More importantly, the Sounders won against the Timbers and they didn’t get any points! Won’t be long before the club passes them. I’d like to see attendance pass 70,000 next time and break the attendance record that the LA Galaxy holds. Kind of surprised it didn’t happen today but it’s possible that the earlier Mariner game played a role in that.
They won’t top 70,000 unless they play at Husky Stadium. Capacity at the Clink is 67,000 and change, although it IS exandable to 72,000 for “special events” (whatever that means).
I have to tip my hat to the Sounders. In the worldwide scheme of things, MLS is a second-tier league but this franchise has done a more masterful a job of selling their product to the public than any Seattle sports team I’ve ever seen. The cellophane has been discarded from the toy for four years now, but there’s no loss of interest…if anything, it’s growing. Kudos.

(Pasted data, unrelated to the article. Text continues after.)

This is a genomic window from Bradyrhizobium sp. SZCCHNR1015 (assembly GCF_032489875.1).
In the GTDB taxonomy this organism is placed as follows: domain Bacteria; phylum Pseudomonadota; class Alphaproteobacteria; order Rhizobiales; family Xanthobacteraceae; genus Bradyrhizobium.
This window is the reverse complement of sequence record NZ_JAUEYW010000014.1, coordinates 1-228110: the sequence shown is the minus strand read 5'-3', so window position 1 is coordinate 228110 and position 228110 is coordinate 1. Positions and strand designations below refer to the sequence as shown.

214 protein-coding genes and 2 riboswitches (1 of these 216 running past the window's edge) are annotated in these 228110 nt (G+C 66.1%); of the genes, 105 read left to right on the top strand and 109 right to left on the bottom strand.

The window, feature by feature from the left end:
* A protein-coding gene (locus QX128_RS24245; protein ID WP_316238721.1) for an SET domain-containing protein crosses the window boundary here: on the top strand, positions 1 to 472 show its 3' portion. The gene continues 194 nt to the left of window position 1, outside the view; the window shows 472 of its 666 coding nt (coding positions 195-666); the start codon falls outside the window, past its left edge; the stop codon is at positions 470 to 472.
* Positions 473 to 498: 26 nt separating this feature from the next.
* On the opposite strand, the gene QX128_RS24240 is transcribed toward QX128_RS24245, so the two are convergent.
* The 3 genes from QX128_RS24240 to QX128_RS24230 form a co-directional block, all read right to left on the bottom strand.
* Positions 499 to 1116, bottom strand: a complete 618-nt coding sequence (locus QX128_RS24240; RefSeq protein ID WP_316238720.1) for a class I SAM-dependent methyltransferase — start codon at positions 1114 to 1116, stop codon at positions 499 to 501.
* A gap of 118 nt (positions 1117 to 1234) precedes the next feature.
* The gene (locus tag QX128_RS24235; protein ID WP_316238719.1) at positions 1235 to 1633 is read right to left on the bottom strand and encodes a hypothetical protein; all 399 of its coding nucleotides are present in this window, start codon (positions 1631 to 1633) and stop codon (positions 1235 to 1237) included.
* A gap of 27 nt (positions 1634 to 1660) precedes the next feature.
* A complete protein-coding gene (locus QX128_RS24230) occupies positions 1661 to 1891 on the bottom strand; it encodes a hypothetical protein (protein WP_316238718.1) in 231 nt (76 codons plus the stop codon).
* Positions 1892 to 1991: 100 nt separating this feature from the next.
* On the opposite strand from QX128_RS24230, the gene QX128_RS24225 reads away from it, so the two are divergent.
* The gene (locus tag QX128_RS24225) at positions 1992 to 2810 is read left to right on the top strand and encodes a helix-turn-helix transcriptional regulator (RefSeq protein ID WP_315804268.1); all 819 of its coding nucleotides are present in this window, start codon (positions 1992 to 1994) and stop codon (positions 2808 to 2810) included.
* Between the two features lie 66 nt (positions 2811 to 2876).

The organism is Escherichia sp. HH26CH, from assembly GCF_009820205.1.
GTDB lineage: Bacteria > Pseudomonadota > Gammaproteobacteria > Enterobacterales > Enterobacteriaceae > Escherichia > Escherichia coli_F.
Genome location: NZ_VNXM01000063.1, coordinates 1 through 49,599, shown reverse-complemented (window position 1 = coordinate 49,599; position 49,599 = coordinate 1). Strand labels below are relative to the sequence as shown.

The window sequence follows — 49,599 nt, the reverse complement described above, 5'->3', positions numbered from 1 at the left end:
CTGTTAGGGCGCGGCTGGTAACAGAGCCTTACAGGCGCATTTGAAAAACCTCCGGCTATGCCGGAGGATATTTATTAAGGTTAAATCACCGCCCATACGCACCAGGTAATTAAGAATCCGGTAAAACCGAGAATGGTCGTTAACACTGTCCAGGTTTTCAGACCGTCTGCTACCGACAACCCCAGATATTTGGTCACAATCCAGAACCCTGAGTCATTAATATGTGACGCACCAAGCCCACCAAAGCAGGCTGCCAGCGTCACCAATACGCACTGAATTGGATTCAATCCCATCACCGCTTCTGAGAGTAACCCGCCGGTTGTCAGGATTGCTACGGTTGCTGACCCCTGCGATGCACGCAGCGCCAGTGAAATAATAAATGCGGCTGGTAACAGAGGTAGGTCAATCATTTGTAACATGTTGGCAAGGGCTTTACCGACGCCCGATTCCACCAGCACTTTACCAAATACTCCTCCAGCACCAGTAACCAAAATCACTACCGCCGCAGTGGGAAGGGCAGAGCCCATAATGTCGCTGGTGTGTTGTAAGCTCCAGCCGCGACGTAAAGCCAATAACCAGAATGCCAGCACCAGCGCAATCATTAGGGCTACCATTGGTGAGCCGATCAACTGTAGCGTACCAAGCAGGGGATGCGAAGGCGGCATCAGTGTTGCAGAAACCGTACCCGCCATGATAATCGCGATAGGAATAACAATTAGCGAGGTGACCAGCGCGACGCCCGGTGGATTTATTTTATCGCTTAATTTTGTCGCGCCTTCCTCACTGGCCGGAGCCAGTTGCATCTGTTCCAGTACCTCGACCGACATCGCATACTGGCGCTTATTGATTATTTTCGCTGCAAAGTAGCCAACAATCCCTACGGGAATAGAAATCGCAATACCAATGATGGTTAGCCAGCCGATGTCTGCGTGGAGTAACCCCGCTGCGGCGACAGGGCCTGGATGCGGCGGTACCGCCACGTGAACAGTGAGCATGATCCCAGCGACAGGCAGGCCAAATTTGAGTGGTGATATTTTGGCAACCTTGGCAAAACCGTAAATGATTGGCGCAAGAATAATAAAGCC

I think “special events” refers to stuff like concerts where they can have folk seated on the field. Kind of not an option for either form of football.
72,000 is what they would do for a Super Bowl, which requires a 70,000 seat minimum. First & Goal would only go to the expense and trouble of the additional 5,000 seats if the SB were the reward.
Good points, Radio. The Sounders aspire to be more than an MLS team. They want to be a worldwide big deal. That’s a long pull, but it starts with paying premier players top dollar, then winning one MLS up, then two, then three. So far, the Sounders have won one playoff series.
The stadium’s capacity is listed at 67,000, plus 400 temp bleacher seats added for the game. It theory it can’t get to 69,000. But I don’t think the Sounders are two worried.
The MLS has always been a more physical game. Its critics say it’s a cheap way to make up for lack of skill and finesse. All great offensive players are going to be targeted, and Portland made sure it wasn’t going to be Dempsey who beat them.